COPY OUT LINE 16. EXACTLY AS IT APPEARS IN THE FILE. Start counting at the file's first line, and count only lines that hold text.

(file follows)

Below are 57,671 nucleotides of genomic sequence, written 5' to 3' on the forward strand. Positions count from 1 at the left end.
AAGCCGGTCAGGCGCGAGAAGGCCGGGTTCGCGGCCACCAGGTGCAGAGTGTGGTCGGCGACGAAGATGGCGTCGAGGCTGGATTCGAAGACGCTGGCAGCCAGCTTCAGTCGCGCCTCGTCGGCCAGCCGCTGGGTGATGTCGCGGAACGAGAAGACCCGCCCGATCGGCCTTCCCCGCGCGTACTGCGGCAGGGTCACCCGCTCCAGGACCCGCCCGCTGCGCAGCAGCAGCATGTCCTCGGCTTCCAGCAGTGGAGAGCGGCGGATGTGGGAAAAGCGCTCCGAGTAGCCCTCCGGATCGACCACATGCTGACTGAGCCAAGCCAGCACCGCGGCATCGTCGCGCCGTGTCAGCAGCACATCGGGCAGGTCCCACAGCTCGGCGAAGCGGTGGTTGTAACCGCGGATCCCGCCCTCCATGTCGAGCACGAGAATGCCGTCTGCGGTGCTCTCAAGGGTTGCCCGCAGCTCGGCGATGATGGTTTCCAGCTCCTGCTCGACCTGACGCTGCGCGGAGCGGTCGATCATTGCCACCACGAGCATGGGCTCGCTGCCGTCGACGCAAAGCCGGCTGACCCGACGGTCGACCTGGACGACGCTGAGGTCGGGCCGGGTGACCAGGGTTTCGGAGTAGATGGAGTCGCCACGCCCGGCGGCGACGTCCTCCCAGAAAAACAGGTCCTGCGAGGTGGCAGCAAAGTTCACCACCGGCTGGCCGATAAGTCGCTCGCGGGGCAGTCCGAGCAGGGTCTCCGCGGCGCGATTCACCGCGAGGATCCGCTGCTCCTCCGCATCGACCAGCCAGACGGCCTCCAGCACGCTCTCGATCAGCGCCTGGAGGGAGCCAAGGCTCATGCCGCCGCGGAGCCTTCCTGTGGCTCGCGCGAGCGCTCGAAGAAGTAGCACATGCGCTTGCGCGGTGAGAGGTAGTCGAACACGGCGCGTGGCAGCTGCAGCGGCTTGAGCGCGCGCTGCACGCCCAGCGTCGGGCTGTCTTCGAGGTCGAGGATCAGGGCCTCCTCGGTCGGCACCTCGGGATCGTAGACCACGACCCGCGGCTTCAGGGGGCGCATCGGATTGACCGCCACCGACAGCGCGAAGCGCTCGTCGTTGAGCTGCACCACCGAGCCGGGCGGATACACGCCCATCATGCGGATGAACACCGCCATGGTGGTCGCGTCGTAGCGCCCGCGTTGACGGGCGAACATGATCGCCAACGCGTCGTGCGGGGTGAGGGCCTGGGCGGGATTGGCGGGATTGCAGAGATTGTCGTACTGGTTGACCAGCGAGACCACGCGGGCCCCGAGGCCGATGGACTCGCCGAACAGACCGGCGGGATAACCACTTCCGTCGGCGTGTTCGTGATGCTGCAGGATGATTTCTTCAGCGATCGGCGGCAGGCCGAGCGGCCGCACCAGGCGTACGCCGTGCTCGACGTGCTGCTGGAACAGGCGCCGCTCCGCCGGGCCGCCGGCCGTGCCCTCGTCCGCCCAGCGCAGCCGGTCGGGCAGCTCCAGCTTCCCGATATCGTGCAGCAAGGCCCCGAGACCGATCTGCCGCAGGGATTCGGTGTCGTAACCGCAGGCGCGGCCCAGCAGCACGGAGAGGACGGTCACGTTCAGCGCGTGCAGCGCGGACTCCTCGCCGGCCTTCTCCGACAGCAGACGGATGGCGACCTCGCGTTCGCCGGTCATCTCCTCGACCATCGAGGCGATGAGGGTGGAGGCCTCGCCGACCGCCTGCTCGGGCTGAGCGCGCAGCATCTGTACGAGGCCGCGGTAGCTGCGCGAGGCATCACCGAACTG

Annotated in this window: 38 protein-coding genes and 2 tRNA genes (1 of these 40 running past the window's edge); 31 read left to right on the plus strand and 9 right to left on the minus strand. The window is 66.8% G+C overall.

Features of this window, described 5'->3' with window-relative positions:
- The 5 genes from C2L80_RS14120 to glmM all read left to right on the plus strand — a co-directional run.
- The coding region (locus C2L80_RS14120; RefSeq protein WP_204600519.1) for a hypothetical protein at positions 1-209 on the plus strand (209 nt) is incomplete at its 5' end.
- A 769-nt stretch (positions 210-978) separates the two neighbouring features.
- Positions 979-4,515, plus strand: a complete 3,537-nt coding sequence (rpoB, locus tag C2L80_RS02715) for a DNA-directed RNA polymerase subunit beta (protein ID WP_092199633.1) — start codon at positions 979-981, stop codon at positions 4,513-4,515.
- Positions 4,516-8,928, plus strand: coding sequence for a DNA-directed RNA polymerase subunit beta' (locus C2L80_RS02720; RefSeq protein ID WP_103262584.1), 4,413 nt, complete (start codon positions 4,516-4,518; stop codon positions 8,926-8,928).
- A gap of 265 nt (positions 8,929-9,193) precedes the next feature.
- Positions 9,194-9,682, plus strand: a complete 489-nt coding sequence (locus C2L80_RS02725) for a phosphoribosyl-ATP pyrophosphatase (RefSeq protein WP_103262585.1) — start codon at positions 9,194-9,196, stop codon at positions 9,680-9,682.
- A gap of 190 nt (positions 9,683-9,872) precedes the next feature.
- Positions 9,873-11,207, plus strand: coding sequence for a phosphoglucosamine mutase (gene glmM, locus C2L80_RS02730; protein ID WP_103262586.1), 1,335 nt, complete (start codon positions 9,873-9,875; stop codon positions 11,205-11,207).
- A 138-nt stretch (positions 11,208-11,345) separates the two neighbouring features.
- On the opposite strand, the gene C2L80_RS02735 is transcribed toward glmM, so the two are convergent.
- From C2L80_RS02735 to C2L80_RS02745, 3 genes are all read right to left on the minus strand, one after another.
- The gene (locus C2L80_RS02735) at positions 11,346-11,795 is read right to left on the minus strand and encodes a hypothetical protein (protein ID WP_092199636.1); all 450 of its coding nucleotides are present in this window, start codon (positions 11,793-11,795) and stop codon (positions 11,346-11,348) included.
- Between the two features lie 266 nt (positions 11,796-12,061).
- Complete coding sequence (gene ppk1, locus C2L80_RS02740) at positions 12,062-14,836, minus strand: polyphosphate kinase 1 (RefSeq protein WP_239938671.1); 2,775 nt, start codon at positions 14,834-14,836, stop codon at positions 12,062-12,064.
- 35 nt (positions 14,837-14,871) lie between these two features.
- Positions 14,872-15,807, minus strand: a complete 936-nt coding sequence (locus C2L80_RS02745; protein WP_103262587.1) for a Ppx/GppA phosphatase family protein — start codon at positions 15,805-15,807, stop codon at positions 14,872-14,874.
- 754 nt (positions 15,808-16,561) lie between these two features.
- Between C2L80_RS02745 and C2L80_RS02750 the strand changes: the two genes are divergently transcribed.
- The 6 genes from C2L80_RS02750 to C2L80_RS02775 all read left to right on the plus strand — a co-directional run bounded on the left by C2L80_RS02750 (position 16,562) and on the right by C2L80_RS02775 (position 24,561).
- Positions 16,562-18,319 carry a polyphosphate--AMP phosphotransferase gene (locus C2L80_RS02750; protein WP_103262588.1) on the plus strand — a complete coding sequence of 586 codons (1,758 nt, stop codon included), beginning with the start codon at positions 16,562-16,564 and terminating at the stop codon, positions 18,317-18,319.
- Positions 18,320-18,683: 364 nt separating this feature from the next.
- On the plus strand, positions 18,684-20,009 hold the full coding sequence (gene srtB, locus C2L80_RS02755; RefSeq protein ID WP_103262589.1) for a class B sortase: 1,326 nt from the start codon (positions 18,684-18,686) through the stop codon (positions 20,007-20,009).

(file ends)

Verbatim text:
- From C2L80_RS02735 to C2L80_RS02745, 3 genes are all read right to left on the minus strand, one after another.